Published on 13 March 2019
A Sunderland graduate will be back on campus this month to discuss his vital climate change research using historical documents and helping to find a whaling ship lost in the Arctic for more than 116 years.
After achieving his PhD at the University of Sunderland in 2017, Matthew Ayre, whose research revealed the secrets of early 19th century ice fronts around the Arctic, was offered a Post-Doctoral Fellowship at the Arctic Institute of North America, based at the University of Calgary in Canada.
Since then his work has led him to the discovery of the wreckage of Scottish whaling ship Nova Zembla, in the Canadian High Arctic using historical documents and newspaper clippings connected to the 19th century whaling trade.
Matthew’s talk at Sunderland will explore the history of the British whaling trade and its connections to the current Arctic climate, discovering the importance of the past to gain a greater understanding of the ever-changing polar north.
Matthew said: “I’m really looking forward to returning to Sunderland to discuss climate change which is the largest challenge facing humanity, and the Arctic is the canary in the mine.
“For nearly 40 years we have witnessed a near continual and increasing downward trend in the extent and thickness of Arctic sea ice. Changes in the Arctic affect the rest of the world. To forecast the future of this rapidly changing Arctic it is necessary to put these observations into a longer-term context. Proxy records can help extend the sea ice record back millennia but do not have the resolution to capture change on the timescales witnessed today.”
Matthew’s PhD research at Sunderland was part of the ARCdoc project, which analysed historical logbooks recorded by explorers, whalers and merchants during epic expeditions between 1750 and 1850. The project was created to increase our scientific understanding of climate change in this environmentally important region. The logbooks include famous voyages such as Parry’s polar expedition in HMS Hecla.
Some of the most significant data to emerge from the project has come from painstaking analysis of 60 logbooks belonging to whaling vessels, which contain descriptions of sea ice advancing and retreating every summer, all of which were recorded by whalers who ventured farther north than anyone else.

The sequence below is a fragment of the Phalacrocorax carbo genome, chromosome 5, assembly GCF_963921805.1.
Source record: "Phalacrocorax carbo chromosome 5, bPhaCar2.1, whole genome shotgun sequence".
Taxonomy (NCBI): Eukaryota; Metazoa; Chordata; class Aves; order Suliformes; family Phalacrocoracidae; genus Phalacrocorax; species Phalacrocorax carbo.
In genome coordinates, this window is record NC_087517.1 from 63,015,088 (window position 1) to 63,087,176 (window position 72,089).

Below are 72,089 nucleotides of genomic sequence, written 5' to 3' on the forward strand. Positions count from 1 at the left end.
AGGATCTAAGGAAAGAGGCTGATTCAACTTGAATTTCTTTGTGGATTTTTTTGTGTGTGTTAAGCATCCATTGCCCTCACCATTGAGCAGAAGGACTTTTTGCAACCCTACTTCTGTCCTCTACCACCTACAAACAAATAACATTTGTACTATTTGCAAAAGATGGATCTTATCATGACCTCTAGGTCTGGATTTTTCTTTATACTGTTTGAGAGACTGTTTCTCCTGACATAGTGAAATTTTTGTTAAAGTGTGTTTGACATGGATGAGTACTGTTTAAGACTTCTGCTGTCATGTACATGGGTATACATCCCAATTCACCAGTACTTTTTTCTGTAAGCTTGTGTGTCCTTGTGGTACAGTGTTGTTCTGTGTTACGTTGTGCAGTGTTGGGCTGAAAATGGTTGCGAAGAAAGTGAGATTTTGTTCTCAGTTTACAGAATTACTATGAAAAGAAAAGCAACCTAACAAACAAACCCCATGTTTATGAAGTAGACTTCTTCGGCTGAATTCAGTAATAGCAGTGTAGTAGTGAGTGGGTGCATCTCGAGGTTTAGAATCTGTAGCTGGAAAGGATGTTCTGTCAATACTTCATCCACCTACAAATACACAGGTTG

Matthew mapped what the ice was doing during some of that 100-year period around the David Straits area, and at a time pre-dating the emergence of significant volumes of anthropogenic greenhouse gases in the atmosphere. A comparison with satellite data from the last 30 years of this area shows the summer ice was then far more advanced than it is today.
Now considered a leading expert on historical log book analysis, the 31-year-old, from North Tyneside, is continuing his research with historical logbooks as part of the Northern Seas project at the Arctic Institute.
To understand how the data relates to today’s ice cover decline, Matthew had to translate the whaler’s archaic terminology into the first ever sea ice dictionary in standard 21st Century observational vocabulary. To do this he has traced every sea ice definition in UK history from satellite data of the last three decades, to the accounts of renowned Arctic explorer, scientist and Whitby whaler William Scoresby Jnr (1789-1857). Scoresby wrote an account of the Arctic regions and also deciphered some of the log book’s terminology.
Matthew was also able to validate his data and the accuracy of his dictionary on board the Coast Guard Cutter Healy, a research vessel and the US’s only operating polar ice breaker, where he spent five weeks recording what was happening to the ice.
Matthew will deliver his talk alongside Dr Debbie Smith, who led the ARCDoc research, is a fellow climatologist and retired University of Sunderland lecturer.
Tickets are limited and free of charge, but must be booked via EventBrite.
There is free parking at National Glass Centre. Refreshments are provided.
Dr Debbie Smith
Dr Smith was a lecturer at the University of Sunderland from 1979 until her retirement in 2013. She has led a number of funded international research projects in climate change, authored three books and published over 100 scientific papers.